The State of AV1 Playback Support: 2022
AV1: The Story So Far (2017-2021)
Back in 2017, Bitmovin debuted the world’s first AV1 live encoding at the NAB Show in Las Vegas, earning a Best of NAB award. While it was an exciting proof of concept at the time, AV1 playback support was extremely limited and large-scale production usage wouldn’t come until years later. In 2020, YouTube and Netflix began delivering AV1 to the first compatible Android devices, and last year Netflix shared details about their expanded use of AV1 for 4K streams. The trends in our annual Video Developer Report show AV1 momentum is building, but one of the biggest factors affecting AV1 adoption is also one of the questions we hear most often…What is the current state of AV1 playback support?
Now: AV1 Playback Support in 2022
A report commissioned by Netflix detailed how their Open Connect Program and recent codec optimizations contributed to over $1 Billion in savings for ISPs globally last year. Over one month in early 2022, 21% of streamed content benefited from the most recent improvements in codec efficiency, like Per-Title optimized AV1 and HEVC. They estimated that without those improvements, total Netflix traffic globally would have been around 24% higher, proving that you can see massive bandwidth and overall cost savings by encoding just a portion of your most popular content with AV1.
To answer the question of current playback support as thoroughly as possible, we created several sample streams with different combinations of containers, muxings and DRM. While there will be some exceptions and omissions, especially when you go back to the 2021 and 2020 models, I’ll use the emojis below to show the general level of support you can expect from these platforms and brands right now and give the full results of our direct testing in the table at the end.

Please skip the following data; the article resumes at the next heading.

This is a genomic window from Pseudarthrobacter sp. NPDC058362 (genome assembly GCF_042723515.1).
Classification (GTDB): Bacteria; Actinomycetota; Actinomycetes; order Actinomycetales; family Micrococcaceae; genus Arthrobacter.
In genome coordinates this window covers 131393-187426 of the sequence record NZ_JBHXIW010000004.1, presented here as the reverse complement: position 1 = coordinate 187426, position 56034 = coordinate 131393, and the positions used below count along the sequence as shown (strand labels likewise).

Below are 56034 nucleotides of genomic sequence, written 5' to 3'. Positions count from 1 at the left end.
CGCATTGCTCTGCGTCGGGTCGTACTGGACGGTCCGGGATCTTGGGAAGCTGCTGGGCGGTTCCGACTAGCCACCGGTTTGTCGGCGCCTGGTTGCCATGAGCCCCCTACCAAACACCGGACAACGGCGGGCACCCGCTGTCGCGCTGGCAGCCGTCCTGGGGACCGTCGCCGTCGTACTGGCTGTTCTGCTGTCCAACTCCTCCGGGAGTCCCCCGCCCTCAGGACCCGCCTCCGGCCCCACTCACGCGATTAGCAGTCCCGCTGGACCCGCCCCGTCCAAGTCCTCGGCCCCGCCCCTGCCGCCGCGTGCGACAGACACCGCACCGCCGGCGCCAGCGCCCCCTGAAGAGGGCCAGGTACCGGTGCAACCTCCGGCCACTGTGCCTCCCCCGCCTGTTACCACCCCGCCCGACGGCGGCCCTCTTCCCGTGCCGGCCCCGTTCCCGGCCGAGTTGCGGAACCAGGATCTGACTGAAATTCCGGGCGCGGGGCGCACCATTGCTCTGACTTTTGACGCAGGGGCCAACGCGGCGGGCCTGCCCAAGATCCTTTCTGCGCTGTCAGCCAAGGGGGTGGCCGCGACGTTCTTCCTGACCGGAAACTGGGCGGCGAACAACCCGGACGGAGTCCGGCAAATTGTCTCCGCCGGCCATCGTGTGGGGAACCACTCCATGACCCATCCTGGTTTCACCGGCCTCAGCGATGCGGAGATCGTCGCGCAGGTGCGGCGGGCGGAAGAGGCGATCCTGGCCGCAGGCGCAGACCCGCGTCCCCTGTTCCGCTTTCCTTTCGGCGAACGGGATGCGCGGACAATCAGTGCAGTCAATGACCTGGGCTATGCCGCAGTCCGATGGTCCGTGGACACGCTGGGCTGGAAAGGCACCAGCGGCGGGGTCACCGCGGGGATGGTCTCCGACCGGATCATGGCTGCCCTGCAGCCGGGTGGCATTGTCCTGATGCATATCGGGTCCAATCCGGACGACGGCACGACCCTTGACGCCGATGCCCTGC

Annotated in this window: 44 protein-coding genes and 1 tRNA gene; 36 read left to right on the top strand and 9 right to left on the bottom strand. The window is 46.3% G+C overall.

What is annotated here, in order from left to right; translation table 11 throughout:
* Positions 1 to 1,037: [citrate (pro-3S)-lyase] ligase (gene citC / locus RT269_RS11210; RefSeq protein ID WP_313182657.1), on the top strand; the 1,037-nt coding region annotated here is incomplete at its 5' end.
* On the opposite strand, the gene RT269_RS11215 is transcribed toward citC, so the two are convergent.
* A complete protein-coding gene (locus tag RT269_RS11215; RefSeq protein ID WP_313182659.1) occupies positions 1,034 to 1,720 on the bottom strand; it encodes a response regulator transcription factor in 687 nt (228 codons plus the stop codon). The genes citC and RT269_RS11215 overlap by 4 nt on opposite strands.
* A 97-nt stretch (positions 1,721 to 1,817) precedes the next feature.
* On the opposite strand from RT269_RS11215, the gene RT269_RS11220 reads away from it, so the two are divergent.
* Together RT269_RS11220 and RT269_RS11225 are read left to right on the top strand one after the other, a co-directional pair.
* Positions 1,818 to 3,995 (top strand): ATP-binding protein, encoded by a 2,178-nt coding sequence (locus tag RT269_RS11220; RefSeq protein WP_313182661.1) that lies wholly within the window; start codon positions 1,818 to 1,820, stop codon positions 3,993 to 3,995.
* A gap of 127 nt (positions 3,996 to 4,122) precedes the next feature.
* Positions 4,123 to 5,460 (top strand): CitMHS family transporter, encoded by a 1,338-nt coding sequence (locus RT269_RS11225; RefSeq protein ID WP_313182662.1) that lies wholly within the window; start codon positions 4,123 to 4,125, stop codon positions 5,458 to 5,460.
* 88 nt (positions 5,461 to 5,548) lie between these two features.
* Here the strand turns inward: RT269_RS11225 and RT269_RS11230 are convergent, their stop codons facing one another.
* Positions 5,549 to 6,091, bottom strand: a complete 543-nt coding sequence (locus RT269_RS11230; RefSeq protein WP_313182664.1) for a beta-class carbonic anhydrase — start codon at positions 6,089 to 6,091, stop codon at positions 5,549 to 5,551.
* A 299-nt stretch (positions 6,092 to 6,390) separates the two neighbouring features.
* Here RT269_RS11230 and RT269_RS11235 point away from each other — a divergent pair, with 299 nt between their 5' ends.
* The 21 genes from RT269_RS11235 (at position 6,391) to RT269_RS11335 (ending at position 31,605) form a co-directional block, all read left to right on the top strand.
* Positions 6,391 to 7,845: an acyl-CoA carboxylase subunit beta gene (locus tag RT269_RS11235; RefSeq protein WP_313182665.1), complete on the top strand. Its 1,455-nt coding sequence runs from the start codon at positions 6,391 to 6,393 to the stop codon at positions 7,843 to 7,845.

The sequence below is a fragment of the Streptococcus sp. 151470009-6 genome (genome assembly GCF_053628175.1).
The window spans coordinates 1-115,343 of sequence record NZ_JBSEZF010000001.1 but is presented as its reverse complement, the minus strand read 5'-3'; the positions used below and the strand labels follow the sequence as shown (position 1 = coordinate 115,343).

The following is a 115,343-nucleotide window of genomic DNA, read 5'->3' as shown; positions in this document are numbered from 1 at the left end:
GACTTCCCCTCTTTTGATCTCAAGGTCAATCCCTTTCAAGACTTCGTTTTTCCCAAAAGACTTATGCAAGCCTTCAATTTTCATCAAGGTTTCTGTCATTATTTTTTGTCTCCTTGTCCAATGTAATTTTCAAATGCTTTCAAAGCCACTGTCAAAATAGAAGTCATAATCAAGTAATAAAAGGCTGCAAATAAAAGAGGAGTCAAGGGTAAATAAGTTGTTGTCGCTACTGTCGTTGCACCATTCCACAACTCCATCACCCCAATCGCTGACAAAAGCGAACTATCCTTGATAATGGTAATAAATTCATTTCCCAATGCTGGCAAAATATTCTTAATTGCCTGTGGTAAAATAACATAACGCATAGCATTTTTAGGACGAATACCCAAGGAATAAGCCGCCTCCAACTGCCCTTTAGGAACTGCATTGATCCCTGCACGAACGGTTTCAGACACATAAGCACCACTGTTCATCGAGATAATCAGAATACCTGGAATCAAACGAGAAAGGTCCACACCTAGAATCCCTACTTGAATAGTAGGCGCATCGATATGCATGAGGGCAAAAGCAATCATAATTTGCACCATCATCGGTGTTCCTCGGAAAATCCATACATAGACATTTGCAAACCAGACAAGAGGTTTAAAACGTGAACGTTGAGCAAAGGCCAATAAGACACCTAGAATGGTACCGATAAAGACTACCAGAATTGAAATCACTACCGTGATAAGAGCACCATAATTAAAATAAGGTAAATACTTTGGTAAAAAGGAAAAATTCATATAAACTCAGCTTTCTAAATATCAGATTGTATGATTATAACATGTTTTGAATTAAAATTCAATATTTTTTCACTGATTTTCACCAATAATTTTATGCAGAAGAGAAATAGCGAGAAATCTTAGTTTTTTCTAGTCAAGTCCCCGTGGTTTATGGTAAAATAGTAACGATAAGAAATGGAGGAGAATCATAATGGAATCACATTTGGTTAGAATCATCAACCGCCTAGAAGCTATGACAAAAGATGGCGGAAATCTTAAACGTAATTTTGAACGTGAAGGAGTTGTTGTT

- Fully Supported – Successful AV1 playback with all test streams, including DRM
- Partial or Documented Support – Successfully played at least one, but not all of our test streams OR the product documentation claims AV1 playback support, but has not yet been verified by Bitmovin
- Not Supported – AV1 playback not supported here currently
Browsers and Operating Systems
iOS / macOS *(AV1 plays in Chrome and Firefox on macOS)
Generally speaking, the Chrome browser and Android ecosystem handle AV1 well across phones, tablets, smart TVs and set-top boxes/streaming sticks. Unfortunately, the same cannot be said for Safari and iOS where support is lacking.
Firefox was the first major browser to support AV1 and recently enabled hardware accelerated decoding on capable Windows machines. One thing to be aware of is that while Firefox supports the use of Widevine DRM with other codecs, there is currently a bug preventing playback of Widevine-protected AV1.
The Edge browser on Windows 10 and later supports AV1, but you may need to install the free AV1 Video Extension from the Microsoft Store.
For more details about the specific versions and less common browsers that support AV1, check out the table from CanIUse.com here.
Amazon Fire TV
As mentioned, Android handles AV1 quite nicely, which also applies to the Smart TVs running Android TV and Google TV operating systems. These include Sony Google TV models from 2021 on and many Amazon Fire TV models as far back as 2020. (FireOS is based on Android)
Samsung TVs (and phones) from late 2020 onward have AV1 hardware decoders and were mentioned by Netflix as some of the first outlets for their 4K AV1 content.
LG has developer documentation stating AV1 is supported for their UHD TVs and projectors running WebOS 5.0 and above, although our testing on some 2020 models was unsuccessful.
Consoles and Streaming Sticks
Amazon Fire TV Stick 4K Max
Playstation 4 Pro
Roku Streaming Stick 4K